Sunday, June 22, 2008

Barack Obama Bake-A-Rama

This weekened sponsored Hungry for Change, a series of local bake sales to promote fundraising for presidential candidate Barack Obama that combined traditional home economics with digital grassroots politics. Those interested in attending a bake sale in their neighborhood could use a geographic finder on the website, much as one might search for a local screening of a film.

My colleague Julia Lupton -- who frequently talks about connections between DIY content-creation and computer-mediated knowledge-sharing and product-distribution -- hosted an Obama Bake Sale of her own. Her reflections on the event are here. It's interesting to see how Lupton's daughter appropriated and remixed this Shepard Fairey print, which was available as a digital file online, and created a painting, which was then imprinted on cakes and t-shirts through new forms of distributed printing technologies.

I went to a more local Obama bake sale hosted by friends Susan Gautsch and Ava Arndt. (Ava writes about travel and urbanism in the Eighteenth Century context but is also interested in how her research on trust and credibility in that time period may relate to "Democracy 2.0" movements of the contemporary era. ) This Venice group created a wiki to coordinate donations of baked goods and volunteer labor and shared branding techniques with the Irvine contingent.

What's interesting to me is how both groups chose to eschew the cookie-cutter templates for invitations and plans for staging the event. provided online kits to hosts and encouraged them to use their institutionally sanctioned strategies and markers of authority. I'm sure that the Obama team in turn was also anxious about the efforts of this technically independent PAC, since who knows if cannabis activists might decide to sell some extra special brownies to their customers.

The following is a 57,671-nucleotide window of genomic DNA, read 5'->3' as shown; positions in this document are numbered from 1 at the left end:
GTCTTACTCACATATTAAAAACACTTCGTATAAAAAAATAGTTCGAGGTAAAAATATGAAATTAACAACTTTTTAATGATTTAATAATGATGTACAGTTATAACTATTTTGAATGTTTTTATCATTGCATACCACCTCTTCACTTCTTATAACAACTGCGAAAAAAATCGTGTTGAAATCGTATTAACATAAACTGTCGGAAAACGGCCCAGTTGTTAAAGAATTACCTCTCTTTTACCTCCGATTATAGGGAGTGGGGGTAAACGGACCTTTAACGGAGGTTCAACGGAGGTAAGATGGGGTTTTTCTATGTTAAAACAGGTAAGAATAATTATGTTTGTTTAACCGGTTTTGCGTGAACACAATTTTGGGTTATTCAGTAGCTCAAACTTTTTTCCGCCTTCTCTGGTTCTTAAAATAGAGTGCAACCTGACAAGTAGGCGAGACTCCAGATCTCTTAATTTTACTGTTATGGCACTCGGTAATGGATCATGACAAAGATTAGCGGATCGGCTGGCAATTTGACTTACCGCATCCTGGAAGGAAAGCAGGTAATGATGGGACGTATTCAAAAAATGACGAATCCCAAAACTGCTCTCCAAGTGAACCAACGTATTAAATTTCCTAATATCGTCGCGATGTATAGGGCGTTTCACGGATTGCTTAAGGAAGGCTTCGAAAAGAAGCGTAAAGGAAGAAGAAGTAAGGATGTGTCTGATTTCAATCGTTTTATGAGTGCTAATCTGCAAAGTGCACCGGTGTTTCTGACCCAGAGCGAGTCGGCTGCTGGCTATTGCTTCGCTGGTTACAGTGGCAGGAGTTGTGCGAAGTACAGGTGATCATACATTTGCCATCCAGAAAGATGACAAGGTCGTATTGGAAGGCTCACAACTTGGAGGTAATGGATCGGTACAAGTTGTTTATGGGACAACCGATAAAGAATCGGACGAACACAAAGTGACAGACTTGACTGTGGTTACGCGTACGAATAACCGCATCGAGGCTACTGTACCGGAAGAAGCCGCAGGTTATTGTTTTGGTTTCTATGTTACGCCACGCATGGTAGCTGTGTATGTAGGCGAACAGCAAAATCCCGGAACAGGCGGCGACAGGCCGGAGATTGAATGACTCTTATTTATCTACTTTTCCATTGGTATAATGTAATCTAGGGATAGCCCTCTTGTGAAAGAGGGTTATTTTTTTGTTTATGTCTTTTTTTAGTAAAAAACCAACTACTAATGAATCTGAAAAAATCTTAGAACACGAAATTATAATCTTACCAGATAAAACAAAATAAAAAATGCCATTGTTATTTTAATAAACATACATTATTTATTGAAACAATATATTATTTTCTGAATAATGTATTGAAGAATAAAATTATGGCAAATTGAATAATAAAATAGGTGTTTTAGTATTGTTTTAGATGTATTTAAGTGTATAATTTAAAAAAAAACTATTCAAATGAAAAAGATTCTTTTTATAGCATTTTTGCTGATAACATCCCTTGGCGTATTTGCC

These regulations reminded me of how we once hosted a Democratic party event in our home for the Clinton campaign, the point of which -- as we understood it initially -- was supposed to be having neighbors and friends in to watch the debate. In the pre-World Wide Web era that sounded like a good idea, but we were appalled when the official kit arrived in the mail with suggestions for ridiculous menus (a champagne and lobster brunch) and exorbitant fees to be charged to attendees that violated our sense of hospitality. (And, okay, we were also miffed that the Party wouldn't supply Robert Clinton as our official representative, so we didn't have a humorous celebrity draw.)

We ended up ignoring all the guidelines and hosting a pizza party with no suggested donations or requirement of party affiliation, since we didn't want to snub Republicans who might want to come and watch the TV that we had borrowed for the event. For branding, Mel digitally printed giant Photoshopped images of Clinton and Dole with cauliflower ears and black eyes as if the two candidates had been duking it out more than verbally. Of course, we ended up being one of the top fund-raisers, even for the affluent Westside.

Update: Ava and Julia have written an essay about their experiences here.

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Blogger Lupton said...

Thanks for this great commentary on the Obama bake sales. Ava and I are hoping to cook up a longer piece on the topic. If anyone out there wants to share reflections or photos, please email me at

7:18 PM  

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